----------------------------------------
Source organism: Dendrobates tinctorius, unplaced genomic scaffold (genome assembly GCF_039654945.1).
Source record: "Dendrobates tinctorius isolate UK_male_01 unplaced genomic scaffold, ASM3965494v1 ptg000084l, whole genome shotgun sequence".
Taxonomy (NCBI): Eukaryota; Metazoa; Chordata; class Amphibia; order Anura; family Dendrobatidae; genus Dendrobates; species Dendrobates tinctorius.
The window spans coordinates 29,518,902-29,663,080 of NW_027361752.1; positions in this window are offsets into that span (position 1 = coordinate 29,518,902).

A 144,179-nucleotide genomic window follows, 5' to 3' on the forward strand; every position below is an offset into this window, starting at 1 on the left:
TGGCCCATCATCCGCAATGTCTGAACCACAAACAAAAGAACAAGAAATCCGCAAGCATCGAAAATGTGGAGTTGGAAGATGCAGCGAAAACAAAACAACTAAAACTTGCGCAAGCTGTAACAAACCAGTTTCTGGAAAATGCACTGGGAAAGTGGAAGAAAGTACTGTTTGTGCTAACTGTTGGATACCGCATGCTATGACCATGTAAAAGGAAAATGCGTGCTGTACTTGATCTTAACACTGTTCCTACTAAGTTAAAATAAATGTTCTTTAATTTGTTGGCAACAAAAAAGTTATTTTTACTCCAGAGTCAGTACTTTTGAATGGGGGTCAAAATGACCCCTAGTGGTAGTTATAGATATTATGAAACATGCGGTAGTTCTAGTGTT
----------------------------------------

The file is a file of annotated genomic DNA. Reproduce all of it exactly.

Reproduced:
Source organism: Dendrobates tinctorius, unplaced genomic scaffold (genome assembly GCF_039654945.1).
Source record: "Dendrobates tinctorius isolate UK_male_01 unplaced genomic scaffold, ASM3965494v1 ptg000084l, whole genome shotgun sequence".
Taxonomy (NCBI): Eukaryota; Metazoa; Chordata; class Amphibia; order Anura; family Dendrobatidae; genus Dendrobates; species Dendrobates tinctorius.
The window spans coordinates 29,518,902-29,663,080 of NW_027361752.1; positions in this window are offsets into that span (position 1 = coordinate 29,518,902).

A 144,179-nucleotide genomic window follows, 5' to 3' on the forward strand; every position below is an offset into this window, starting at 1 on the left:
TGGCCCATCATCCGCAATGTCTGAACCACAAACAAAAGAACAAGAAATCCGCAAGCATCGAAAATGTGGAGTTGGAAGATGCAGCGAAAACAAAACAACTAAAACTTGCGCAAGCTGTAACAAACCAGTTTCTGGAAAATGCACTGGGAAAGTGGAAGAAAGTACTGTTTGTGCTAACTGTTGGATACCGCATGCTATGACCATGTAAAAGGAAAATGCGTGCTGTACTTGATCTTAACACTGTTCCTACTAAGTTAAAATAAATGTTCTTTAATTTGTTGGCAACAAAAAAGTTATTTTTACTCCAGAGTCAGTACTTTTGAATGGGGGTCAAAATGACCCCTAGTGGTAGTTATAGATATTATGAAACATGCGGTAGTTCTAGTGTT